Claremont city councilor seeks to block release of records as a police officer

  • Claremont City Councilor Jonathan Stone at a meeting in Claremont, N.H., on May 9, 2018. Stone represents Ward III. (Valley News - Geoff Hansen) Copyright Valley News. May not be reprinted or used online without permission. Send requests to Geoff Hansen

Valley News Staff Reporter
Published: 9/4/2020 9:44:12 PM
Modified: 9/4/2020 9:44:04 PM

NEWPORT — A Claremont city councilor has gone to court to block the city from releasing information about his record as a police officer, including up to 11 findings of wrongdoing before he left the force in 2007.

Jonathan Stone, a councilor and Republican candidate for the New Hampshire House, filed a motion Tuesday in Sullivan Superior Court seeking an injunction to prevent the city from releasing further information about his record as a police officer.

Though the motion itself is sealed, Stone’s attorney, Peter Decato, said in an interview Friday that he decided to request the injunction after the news website InDepthNH published a story Monday on the internal affairs investigations.

The InDepthNH story said that in an Aug. 28 letter responding to a public records request from a freelance reporter for the website, Claremont City Manager Ed Morris wrote that Stone had faced 11 investigations that resulted in “sustained” findings of wrongdoing while he was a police officer with Claremont.

“For purposes of clarification, a ‘sustained’ finding occurs when a police officer(s) involved with those investigations are found to be in violation of City of Claremont’s and/or Claremont Police Department’s policy, standard operating procedures, NH Police Standards and Training Council’s rules/regulations or New Hampshire law,” Morris wrote, according to the InDepthNH website.

A message to Morris seeking comment on Friday was not returned. Earlier in the week, Morris declined to provide the Valley News with the Aug. 28 letter, saying that the city had recently been made aware of Stone’s attempt to obtain an injunction.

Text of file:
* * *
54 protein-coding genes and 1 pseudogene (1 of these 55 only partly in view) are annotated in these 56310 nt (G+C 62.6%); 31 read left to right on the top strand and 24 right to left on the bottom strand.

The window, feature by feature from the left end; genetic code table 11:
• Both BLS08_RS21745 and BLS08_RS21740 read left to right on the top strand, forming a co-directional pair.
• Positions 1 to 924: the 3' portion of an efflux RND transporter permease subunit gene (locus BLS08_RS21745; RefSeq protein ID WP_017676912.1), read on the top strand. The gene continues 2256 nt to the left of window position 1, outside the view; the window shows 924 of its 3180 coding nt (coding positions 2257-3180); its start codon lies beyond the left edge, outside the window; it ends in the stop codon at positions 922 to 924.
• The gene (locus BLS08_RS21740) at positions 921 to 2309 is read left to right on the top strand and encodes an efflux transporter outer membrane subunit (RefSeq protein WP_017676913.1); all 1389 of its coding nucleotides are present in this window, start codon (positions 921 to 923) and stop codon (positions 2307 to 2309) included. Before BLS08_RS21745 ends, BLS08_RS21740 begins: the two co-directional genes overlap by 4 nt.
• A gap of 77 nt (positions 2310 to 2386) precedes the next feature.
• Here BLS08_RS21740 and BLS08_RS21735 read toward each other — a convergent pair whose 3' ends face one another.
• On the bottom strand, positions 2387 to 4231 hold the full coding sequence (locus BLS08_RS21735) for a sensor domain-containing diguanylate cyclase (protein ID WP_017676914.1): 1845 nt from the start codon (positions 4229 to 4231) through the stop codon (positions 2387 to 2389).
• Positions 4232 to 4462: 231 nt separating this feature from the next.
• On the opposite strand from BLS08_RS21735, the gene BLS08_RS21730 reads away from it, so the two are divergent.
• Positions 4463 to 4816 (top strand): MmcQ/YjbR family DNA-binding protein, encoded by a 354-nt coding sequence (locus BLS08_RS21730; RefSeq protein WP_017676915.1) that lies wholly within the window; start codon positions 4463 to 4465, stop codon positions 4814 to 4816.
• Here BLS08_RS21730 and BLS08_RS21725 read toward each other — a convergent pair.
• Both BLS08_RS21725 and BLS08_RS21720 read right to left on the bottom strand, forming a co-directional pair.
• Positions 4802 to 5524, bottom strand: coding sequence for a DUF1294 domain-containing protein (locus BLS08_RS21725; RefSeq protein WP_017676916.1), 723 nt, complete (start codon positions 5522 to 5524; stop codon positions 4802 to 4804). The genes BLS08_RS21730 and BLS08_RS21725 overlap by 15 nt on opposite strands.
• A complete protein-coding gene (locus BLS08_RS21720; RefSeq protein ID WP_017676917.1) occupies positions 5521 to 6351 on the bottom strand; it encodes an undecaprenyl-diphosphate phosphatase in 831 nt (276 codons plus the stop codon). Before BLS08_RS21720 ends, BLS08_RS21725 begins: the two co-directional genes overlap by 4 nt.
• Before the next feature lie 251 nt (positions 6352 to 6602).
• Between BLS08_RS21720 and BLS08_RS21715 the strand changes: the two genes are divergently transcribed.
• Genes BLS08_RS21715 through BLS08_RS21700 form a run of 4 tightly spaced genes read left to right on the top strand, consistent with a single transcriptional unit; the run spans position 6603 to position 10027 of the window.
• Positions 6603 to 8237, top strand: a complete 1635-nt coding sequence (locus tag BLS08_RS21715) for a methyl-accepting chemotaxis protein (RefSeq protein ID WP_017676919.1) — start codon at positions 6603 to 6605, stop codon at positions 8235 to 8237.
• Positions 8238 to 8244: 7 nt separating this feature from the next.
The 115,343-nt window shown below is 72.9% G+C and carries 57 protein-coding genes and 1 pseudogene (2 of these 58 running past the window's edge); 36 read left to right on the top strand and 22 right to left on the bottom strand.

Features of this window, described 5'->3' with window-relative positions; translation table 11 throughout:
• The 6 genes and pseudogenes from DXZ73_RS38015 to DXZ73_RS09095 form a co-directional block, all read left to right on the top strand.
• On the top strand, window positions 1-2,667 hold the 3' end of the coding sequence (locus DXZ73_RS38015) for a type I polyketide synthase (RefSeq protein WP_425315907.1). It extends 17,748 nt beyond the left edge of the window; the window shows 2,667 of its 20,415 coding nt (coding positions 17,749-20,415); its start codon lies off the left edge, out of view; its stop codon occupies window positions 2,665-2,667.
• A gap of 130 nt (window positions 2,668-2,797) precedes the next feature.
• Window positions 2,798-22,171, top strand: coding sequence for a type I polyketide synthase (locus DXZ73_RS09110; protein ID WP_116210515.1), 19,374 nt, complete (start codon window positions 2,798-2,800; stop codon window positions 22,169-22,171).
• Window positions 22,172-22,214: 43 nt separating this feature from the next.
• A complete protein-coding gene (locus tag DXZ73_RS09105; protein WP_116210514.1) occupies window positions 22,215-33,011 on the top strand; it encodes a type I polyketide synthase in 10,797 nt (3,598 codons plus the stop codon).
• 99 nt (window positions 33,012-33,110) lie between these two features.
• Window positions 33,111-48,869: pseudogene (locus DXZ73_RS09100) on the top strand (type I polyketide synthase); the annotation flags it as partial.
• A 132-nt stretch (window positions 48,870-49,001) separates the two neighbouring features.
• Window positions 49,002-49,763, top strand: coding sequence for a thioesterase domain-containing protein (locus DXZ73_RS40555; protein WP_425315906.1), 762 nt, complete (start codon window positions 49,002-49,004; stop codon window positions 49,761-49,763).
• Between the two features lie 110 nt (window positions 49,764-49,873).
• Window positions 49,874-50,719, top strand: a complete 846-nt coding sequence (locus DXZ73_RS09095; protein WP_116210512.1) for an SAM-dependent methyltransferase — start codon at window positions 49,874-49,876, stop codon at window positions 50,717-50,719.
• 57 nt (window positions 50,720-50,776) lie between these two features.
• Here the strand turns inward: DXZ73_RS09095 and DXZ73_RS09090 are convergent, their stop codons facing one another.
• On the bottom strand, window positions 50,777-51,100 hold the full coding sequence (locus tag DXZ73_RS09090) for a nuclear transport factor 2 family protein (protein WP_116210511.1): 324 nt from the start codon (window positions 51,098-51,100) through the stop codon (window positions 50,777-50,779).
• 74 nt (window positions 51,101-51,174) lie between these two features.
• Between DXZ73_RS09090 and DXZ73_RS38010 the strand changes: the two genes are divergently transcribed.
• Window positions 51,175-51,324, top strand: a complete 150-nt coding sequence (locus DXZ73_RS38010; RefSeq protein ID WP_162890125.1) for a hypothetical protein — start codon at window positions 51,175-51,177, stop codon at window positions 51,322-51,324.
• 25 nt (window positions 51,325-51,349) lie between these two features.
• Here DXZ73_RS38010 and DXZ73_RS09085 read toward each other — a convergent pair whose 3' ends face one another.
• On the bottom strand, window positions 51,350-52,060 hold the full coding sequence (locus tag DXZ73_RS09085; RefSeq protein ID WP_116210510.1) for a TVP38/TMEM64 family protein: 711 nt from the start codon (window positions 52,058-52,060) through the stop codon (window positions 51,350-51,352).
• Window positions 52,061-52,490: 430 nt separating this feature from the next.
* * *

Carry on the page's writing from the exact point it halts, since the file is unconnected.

“As a result of this legal action, the City shall not produce, for public inspection, any such related documents to this matter until the courts have fully adjudicated this complaint and provided guidance on what governmental documents are subject to public disclosure pursuant to RSA 91-A,” Morris wrote in an email.

Morris did not elaborate on the nature of the investigations in the Aug. 28 letter, though he did say that he would release the full reports within seven days, giving Decato and Stone time to file an objection, according to the InDepthNH story.

But Decato said Friday that Morris’ letter “jumps the gun.” The city should have refrained from releasing any information — including the number of investigations Stone has faced — until after that time period was up, he said.

He added that he wants a judge to review the internal investigations to see which are subject to public disclosure. After that review, the number of internal investigations that the city is able to release information about may be less than 11, he said.

“Before the court has had an opportunity to review these reports from 14 years ago, someone has informed the public that there are 11 cases, when that might not be the case,” Decato said. “How do you unring that bell? Why was it necessary to provide that information, which might change?”

The legal debate over the release of Stone’s personnel records follows a New Hampshire Supreme Court ruling in May in which the high court overturned a 1993 decision on personnel records. The original ruling said that public employee personnel records are exempt from public disclosure, but in the new ruling, the court decided that “only a narrow set of governmental records” are exempt from disclosure, according to NHPR.

Citing that ruling, Damien Fisher, the freelance reporter, filed a request with the city of Claremont in June for investigative reports and other information from Stone’s personnel file, according to court documents.

In July, the city turned to the Sullivan Superior Court and asked for a ruling on whether it was required to provide that information to the public or would be violating Stone’s right to privacy.

In August, Sullivan Superior Court Judge Brian Tucker ruled that the city was obligated to provide the public with the information. Tucker added in his ruling that the city should let Stone and his attorney know about their decision to release the records, “in order to give the officer a brief period of time to decide whether to seek an injunction.”

Calls to Stone, a co-owner of a Claremont gun shop that gave then-candidate Donald Trump an AR-15 rifle during a visit to the city in January 2016, were not returned on Friday.

Anna Merriman can be reached at or 603-727-3216.

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